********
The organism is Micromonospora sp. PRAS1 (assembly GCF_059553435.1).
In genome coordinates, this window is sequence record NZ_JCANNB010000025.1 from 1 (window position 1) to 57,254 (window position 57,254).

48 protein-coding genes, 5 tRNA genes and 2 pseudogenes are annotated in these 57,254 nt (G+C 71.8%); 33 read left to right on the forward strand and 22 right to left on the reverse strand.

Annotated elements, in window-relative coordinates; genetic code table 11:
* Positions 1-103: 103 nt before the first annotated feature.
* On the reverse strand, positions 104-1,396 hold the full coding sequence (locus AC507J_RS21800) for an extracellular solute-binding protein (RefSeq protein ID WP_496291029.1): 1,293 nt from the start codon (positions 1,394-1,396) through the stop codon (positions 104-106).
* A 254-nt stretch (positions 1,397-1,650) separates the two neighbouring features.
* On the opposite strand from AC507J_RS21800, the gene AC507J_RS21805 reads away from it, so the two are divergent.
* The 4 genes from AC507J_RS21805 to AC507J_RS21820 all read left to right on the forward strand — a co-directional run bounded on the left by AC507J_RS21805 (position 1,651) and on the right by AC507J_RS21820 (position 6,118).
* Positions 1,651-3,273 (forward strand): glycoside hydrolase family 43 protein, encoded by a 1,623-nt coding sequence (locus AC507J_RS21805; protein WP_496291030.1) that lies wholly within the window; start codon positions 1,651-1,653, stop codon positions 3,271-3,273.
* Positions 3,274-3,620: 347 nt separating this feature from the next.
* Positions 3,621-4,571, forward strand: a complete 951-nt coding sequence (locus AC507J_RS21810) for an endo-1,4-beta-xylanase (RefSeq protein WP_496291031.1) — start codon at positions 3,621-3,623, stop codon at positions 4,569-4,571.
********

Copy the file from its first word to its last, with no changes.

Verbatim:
The organism is Micromonospora sp. PRAS1 (assembly GCF_059553435.1).
In genome coordinates, this window is sequence record NZ_JCANNB010000025.1 from 1 (window position 1) to 57,254 (window position 57,254).

48 protein-coding genes, 5 tRNA genes and 2 pseudogenes are annotated in these 57,254 nt (G+C 71.8%); 33 read left to right on the forward strand and 22 right to left on the reverse strand.

Annotated elements, in window-relative coordinates; genetic code table 11:
* Positions 1-103: 103 nt before the first annotated feature.
* On the reverse strand, positions 104-1,396 hold the full coding sequence (locus AC507J_RS21800) for an extracellular solute-binding protein (RefSeq protein ID WP_496291029.1): 1,293 nt from the start codon (positions 1,394-1,396) through the stop codon (positions 104-106).
* A 254-nt stretch (positions 1,397-1,650) separates the two neighbouring features.
* On the opposite strand from AC507J_RS21800, the gene AC507J_RS21805 reads away from it, so the two are divergent.
* The 4 genes from AC507J_RS21805 to AC507J_RS21820 all read left to right on the forward strand — a co-directional run bounded on the left by AC507J_RS21805 (position 1,651) and on the right by AC507J_RS21820 (position 6,118).
* Positions 1,651-3,273 (forward strand): glycoside hydrolase family 43 protein, encoded by a 1,623-nt coding sequence (locus AC507J_RS21805; protein WP_496291030.1) that lies wholly within the window; start codon positions 1,651-1,653, stop codon positions 3,271-3,273.
* Positions 3,274-3,620: 347 nt separating this feature from the next.
* Positions 3,621-4,571, forward strand: a complete 951-nt coding sequence (locus AC507J_RS21810) for an endo-1,4-beta-xylanase (RefSeq protein WP_496291031.1) — start codon at positions 3,621-3,623, stop codon at positions 4,569-4,571.